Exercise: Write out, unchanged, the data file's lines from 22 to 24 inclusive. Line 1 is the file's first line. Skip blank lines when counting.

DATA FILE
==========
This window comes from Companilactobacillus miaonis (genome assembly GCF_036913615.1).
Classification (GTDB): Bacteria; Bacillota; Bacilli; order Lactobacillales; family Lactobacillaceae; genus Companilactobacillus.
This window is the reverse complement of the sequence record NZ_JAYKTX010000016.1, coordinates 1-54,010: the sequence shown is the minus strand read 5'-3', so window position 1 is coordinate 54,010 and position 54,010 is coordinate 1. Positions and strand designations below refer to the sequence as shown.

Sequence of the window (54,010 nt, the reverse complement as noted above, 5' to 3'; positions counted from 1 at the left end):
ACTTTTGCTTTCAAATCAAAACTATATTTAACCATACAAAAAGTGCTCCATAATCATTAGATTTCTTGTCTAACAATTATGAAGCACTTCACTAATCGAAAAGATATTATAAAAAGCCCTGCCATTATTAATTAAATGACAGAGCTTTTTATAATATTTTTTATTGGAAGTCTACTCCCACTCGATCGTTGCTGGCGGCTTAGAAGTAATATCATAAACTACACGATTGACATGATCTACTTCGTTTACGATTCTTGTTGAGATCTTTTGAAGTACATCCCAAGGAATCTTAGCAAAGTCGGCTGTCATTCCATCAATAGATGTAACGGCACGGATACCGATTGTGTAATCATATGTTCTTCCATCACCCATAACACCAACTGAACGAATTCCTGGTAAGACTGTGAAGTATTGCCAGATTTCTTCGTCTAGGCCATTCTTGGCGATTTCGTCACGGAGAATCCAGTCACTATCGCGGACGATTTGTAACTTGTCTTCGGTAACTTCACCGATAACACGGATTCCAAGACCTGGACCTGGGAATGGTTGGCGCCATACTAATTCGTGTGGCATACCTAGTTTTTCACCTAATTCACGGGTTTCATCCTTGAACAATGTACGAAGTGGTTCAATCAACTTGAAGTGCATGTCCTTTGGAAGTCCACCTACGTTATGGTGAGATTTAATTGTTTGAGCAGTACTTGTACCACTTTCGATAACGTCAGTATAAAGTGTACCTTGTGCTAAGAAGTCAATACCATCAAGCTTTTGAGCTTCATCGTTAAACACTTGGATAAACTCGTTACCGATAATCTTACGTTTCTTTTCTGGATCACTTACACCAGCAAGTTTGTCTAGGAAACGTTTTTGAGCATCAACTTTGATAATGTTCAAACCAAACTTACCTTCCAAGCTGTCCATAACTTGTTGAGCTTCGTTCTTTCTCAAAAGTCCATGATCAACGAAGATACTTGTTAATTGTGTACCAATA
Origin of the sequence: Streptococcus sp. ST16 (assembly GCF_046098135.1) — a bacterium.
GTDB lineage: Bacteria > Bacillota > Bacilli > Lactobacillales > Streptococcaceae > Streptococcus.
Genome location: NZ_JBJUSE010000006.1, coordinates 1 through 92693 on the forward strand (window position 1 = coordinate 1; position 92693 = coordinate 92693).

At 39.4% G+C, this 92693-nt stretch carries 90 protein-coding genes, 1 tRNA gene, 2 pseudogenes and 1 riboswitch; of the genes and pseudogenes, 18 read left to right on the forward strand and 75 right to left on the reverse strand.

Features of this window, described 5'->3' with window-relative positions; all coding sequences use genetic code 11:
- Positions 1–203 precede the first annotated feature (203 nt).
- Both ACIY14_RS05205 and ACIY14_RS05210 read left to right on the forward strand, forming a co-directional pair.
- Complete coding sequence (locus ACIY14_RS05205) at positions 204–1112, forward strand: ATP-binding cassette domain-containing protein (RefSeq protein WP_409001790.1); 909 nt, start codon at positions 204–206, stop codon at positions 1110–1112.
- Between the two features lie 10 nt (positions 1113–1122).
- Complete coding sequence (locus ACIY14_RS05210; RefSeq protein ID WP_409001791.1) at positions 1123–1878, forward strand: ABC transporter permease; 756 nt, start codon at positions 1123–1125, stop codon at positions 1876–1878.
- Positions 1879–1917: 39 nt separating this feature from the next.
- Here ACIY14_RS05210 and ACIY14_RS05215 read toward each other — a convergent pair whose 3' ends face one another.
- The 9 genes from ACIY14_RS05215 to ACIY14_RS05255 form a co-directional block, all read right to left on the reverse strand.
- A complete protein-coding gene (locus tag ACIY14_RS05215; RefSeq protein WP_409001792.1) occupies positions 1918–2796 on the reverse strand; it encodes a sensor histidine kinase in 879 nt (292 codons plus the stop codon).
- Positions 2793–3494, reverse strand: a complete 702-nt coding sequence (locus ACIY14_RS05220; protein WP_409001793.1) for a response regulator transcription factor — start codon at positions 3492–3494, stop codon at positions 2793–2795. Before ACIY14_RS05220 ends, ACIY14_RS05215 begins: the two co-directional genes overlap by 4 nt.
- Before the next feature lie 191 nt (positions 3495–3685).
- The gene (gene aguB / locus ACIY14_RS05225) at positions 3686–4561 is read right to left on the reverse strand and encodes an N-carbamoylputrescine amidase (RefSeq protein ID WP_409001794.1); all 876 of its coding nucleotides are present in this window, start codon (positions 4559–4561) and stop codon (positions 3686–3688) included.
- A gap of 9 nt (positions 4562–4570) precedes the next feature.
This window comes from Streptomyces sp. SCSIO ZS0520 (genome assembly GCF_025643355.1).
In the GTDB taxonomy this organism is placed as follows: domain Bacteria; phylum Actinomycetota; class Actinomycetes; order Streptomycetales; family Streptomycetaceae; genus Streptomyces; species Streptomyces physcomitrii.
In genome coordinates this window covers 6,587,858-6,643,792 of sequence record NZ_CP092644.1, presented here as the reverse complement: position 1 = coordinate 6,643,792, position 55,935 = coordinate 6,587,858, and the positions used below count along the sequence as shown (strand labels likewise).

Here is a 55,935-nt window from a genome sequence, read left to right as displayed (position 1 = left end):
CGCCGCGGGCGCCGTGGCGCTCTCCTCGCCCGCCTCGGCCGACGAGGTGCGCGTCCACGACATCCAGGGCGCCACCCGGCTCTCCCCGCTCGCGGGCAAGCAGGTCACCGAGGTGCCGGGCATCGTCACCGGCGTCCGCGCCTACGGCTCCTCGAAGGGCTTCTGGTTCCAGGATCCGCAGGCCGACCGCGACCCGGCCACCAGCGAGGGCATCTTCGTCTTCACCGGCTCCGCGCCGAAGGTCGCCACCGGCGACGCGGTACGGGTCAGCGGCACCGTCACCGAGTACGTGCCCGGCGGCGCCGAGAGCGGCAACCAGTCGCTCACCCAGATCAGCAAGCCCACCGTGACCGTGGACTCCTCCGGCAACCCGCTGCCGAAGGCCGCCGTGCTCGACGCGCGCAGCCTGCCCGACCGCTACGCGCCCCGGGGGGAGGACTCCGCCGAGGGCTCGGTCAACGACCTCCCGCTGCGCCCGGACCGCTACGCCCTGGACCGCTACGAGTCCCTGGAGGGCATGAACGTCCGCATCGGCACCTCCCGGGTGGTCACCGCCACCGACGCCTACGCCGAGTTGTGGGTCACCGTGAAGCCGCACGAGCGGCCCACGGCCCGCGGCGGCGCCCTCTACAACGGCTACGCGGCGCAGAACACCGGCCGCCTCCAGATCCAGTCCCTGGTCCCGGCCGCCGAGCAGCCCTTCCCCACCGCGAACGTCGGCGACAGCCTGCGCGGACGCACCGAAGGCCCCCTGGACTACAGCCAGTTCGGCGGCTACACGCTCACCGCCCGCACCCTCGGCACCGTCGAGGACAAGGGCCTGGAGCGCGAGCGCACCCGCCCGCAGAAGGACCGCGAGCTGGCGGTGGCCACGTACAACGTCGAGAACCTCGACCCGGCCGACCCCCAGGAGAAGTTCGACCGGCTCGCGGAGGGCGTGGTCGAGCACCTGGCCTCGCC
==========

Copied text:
- The gene (gene aguB / locus ACIY14_RS05225) at positions 3686–4561 is read right to left on the reverse strand and encodes an N-carbamoylputrescine amidase (RefSeq protein ID WP_409001794.1); all 876 of its coding nucleotides are present in this window, start codon (positions 4559–4561) and stop codon (positions 3686–3688) included.
- A gap of 9 nt (positions 4562–4570) precedes the next feature.
This window comes from Streptomyces sp. SCSIO ZS0520 (genome assembly GCF_025643355.1).